Death and Digital Media
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Death and Digital Media

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Description

This volume provides a critical overview of how people mourn, commemorate and interact with the dead through digital media. It maps the historical and shifting landscape of digital death, considering a wide range of social, commercial and institutional responses to technological innovations. The authors examine multiple digital platforms and offer a series of case studies drawn from North America, Europe and Australia. The book delivers fresh insight and analysis from an interdisciplinary perspective, drawing on anthropology, sociology, science and technology studies, human-computer interaction, and media studies.show more

Product details

  • Paperback | 200 pages
  • 156 x 234mm
  • Taylor & Francis Ltd
  • ROUTLEDGE
  • London, United Kingdom
  • English
  • 8 b/w images and 8 halftones
  • 1138917966
  • 9781138917965

About Martin Arnold

Michael Arnold is a Senior Lecturer and Head of Discipline in the History and Philosophy of Science Programme in the School of Historical and Philosophical Studies, at the University of Melbourne, Australia. Martin Gibbs is a Senior Lecturer in the Department of Computing and Information Systems and a member of the Interaction Design Lab (IDL) at the University of Melbourne, Australia. Tamara Kohn is Associate Professor and Discipline Chair of Anthropology in the School of Social and Political Sciences, at the University of Melbourne, Australia. James Meese is a Research Fellow in the Department of Computing and Information Systems at The University of Melbourne, Australia. Bjorn Nansen is a Research Fellow in the Department of Computing and Information Systems, and Honorary Fellow in the School of Population and Global Health, at the University of Melbourne, Australia.show more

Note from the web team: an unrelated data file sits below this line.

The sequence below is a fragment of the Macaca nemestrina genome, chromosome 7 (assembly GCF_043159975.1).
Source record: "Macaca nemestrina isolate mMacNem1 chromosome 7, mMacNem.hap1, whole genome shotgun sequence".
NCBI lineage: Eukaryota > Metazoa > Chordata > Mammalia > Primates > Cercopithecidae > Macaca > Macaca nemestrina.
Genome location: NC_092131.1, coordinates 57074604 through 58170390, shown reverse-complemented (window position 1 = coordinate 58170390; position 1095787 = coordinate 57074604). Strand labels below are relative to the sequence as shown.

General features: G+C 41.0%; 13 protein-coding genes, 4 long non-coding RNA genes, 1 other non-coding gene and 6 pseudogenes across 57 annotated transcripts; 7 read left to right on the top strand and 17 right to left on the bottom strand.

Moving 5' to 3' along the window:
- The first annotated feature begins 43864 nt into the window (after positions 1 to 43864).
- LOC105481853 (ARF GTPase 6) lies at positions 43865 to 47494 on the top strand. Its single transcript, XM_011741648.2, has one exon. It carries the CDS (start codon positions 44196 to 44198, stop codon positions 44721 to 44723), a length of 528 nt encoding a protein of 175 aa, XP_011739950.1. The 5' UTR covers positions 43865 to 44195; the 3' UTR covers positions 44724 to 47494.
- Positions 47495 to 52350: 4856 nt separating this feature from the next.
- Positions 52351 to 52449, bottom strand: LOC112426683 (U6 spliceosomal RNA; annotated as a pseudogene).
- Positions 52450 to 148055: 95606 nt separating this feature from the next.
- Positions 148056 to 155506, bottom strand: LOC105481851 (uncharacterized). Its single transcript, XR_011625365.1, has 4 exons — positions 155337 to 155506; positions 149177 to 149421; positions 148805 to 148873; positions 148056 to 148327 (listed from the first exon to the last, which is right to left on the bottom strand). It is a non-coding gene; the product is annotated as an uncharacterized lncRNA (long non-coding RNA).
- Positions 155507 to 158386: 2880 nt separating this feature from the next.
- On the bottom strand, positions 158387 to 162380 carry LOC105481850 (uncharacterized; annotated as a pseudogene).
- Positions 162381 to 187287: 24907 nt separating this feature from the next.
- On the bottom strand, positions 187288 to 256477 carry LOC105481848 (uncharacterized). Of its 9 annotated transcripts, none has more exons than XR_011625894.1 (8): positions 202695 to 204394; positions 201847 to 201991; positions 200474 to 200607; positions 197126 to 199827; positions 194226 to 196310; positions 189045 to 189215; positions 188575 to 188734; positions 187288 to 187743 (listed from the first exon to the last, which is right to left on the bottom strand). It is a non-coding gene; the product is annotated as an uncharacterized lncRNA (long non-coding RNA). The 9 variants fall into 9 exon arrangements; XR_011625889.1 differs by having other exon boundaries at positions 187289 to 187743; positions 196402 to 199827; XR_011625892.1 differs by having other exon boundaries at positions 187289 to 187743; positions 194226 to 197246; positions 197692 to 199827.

Table of contents

1. Death and Digital Media: An Introduction2. Pre-Digital Mediums, Media, and Mediations3. The Materialities of Gravesites and Websites4. Death and Social Media: Entanglements of Policy and Practice5. Mixing Repertoires: Commemoration in Digital Games and Online Worlds6. The Funeral as a Site of Innovation7. Looking to the Future of Life after DeathAfterword by Elizabeth Hallamshow more